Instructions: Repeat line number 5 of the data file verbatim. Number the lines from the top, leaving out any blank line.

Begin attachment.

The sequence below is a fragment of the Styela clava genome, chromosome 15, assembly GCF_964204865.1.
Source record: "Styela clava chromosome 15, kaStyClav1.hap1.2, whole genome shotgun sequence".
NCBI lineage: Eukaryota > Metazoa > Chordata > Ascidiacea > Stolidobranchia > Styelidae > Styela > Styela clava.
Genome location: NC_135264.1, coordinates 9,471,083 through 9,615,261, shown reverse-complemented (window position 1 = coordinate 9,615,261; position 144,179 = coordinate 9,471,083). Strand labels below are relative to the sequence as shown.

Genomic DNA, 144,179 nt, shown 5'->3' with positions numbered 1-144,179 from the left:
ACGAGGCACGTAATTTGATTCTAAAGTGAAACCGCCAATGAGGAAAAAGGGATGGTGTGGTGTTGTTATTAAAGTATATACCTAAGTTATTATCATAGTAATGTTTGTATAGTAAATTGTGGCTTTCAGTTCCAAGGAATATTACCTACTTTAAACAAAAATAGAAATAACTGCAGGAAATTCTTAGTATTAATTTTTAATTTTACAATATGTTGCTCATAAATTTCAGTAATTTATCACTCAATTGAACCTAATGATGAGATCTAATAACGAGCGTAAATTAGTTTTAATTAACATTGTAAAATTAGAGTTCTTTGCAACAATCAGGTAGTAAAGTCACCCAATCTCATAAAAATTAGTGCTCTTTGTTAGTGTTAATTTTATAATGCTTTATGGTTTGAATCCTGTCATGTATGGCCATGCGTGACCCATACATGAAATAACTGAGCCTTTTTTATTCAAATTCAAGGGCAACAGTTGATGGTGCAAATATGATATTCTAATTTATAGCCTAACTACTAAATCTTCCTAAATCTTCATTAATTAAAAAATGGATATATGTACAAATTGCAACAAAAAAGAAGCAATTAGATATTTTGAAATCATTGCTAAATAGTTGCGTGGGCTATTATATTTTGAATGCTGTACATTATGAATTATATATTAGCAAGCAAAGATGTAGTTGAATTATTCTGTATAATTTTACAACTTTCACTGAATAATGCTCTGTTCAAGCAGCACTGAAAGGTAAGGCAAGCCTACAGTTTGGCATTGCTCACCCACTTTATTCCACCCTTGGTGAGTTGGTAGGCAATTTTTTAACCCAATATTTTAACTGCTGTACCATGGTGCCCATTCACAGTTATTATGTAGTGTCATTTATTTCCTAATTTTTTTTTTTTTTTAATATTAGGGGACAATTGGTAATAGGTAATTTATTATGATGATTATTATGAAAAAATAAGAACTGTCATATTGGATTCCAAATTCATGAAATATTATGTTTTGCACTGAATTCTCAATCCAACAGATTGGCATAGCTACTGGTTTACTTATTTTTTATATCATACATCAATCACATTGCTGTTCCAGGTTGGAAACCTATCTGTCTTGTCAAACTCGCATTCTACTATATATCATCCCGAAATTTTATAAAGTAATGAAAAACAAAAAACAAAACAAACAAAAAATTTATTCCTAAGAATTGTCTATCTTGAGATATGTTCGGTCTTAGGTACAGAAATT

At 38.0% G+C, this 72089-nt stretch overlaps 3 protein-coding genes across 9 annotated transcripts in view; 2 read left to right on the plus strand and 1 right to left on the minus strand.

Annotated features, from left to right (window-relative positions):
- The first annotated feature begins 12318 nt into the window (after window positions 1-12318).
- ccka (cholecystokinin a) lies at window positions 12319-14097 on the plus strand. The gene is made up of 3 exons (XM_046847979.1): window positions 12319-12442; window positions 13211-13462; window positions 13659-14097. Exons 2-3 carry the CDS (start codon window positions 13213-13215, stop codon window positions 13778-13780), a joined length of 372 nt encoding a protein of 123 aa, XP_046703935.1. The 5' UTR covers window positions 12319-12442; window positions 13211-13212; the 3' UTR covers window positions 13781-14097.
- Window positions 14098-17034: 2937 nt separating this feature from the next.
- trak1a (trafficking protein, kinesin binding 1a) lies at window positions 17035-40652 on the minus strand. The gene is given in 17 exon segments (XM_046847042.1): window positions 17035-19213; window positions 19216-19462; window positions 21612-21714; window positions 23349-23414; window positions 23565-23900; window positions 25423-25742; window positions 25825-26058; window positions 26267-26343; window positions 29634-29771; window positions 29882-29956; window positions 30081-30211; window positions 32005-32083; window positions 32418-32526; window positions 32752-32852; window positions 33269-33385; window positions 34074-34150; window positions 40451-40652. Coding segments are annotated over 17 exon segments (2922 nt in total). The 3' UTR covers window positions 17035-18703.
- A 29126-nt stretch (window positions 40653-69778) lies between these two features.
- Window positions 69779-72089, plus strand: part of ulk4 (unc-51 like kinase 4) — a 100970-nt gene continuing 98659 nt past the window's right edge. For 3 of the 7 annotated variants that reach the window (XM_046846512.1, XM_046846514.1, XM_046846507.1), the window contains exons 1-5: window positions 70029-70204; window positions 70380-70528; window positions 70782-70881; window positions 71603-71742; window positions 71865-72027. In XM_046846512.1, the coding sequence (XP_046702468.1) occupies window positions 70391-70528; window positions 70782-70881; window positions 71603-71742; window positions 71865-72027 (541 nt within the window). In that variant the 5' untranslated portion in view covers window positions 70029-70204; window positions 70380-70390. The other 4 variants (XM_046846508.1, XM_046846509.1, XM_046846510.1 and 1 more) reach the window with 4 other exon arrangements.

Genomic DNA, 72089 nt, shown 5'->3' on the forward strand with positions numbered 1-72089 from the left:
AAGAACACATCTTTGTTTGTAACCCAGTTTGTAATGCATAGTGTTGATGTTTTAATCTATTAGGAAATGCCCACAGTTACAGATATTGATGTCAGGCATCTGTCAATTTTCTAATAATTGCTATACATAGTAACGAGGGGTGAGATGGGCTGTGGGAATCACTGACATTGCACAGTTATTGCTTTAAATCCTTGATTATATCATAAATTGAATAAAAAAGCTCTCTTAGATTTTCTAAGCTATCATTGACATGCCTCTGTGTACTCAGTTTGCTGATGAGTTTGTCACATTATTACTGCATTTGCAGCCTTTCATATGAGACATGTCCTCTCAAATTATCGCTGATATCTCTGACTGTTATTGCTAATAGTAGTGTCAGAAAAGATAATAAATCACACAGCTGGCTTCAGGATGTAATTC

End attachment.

Genomic DNA, 144,179 nt, shown 5'->3' with positions numbered 1-144,179 from the left: